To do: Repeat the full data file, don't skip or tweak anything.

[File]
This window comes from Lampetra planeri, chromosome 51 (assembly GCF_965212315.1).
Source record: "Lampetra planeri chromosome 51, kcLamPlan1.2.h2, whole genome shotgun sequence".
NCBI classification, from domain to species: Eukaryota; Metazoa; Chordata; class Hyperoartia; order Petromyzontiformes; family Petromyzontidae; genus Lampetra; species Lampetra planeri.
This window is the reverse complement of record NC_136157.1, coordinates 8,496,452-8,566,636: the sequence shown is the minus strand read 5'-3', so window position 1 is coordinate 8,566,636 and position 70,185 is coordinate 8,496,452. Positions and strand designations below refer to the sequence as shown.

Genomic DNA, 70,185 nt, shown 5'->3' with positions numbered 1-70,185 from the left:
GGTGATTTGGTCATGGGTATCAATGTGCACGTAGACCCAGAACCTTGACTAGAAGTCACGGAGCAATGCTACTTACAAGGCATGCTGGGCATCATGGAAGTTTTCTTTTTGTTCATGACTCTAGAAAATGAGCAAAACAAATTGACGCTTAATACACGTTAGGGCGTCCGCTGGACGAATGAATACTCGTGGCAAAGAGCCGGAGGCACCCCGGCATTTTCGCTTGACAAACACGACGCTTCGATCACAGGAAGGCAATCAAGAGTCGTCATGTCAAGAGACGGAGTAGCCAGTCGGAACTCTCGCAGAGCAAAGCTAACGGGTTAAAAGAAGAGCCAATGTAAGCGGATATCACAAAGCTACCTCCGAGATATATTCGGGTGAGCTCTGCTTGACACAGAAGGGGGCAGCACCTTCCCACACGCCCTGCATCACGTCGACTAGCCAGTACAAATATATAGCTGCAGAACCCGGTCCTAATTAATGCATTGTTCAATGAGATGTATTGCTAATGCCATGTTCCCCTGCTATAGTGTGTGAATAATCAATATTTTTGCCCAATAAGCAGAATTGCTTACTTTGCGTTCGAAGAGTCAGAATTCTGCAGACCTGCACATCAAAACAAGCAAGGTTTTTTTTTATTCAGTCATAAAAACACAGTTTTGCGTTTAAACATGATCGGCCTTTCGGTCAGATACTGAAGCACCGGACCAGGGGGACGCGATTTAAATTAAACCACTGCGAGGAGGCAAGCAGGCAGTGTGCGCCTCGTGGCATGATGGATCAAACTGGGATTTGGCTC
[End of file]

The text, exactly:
This window comes from Lampetra planeri, chromosome 51 (assembly GCF_965212315.1).
Source record: "Lampetra planeri chromosome 51, kcLamPlan1.2.h2, whole genome shotgun sequence".
NCBI classification, from domain to species: Eukaryota; Metazoa; Chordata; class Hyperoartia; order Petromyzontiformes; family Petromyzontidae; genus Lampetra; species Lampetra planeri.
This window is the reverse complement of record NC_136157.1, coordinates 8,496,452-8,566,636: the sequence shown is the minus strand read 5'-3', so window position 1 is coordinate 8,566,636 and position 70,185 is coordinate 8,496,452. Positions and strand designations below refer to the sequence as shown.

Genomic DNA, 70,185 nt, shown 5'->3' with positions numbered 1-70,185 from the left:
GGTGATTTGGTCATGGGTATCAATGTGCACGTAGACCCAGAACCTTGACTAGAAGTCACGGAGCAATGCTACTTACAAGGCATGCTGGGCATCATGGAAGTTTTCTTTTTGTTCATGACTCTAGAAAATGAGCAAAACAAATTGACGCTTAATACACGTTAGGGCGTCCGCTGGACGAATGAATACTCGTGGCAAAGAGCCGGAGGCACCCCGGCATTTTCGCTTGACAAACACGACGCTTCGATCACAGGAAGGCAATCAAGAGTCGTCATGTCAAGAGACGGAGTAGCCAGTCGGAACTCTCGCAGAGCAAAGCTAACGGGTTAAAAGAAGAGCCAATGTAAGCGGATATCACAAAGCTACCTCCGAGATATATTCGGGTGAGCTCTGCTTGACACAGAAGGGGGCAGCACCTTCCCACACGCCCTGCATCACGTCGACTAGCCAGTACAAATATATAGCTGCAGAACCCGGTCCTAATTAATGCATTGTTCAATGAGATGTATTGCTAATGCCATGTTCCCCTGCTATAGTGTGTGAATAATCAATATTTTTGCCCAATAAGCAGAATTGCTTACTTTGCGTTCGAAGAGTCAGAATTCTGCAGACCTGCACATCAAAACAAGCAAGGTTTTTTTTTATTCAGTCATAAAAACACAGTTTTGCGTTTAAACATGATCGGCCTTTCGGTCAGATACTGAAGCACCGGACCAGGGGGACGCGATTTAAATTAAACCACTGCGAGGAGGCAAGCAGGCAGTGTGCGCCTCGTGGCATGATGGATCAAACTGGGATTTGGCTC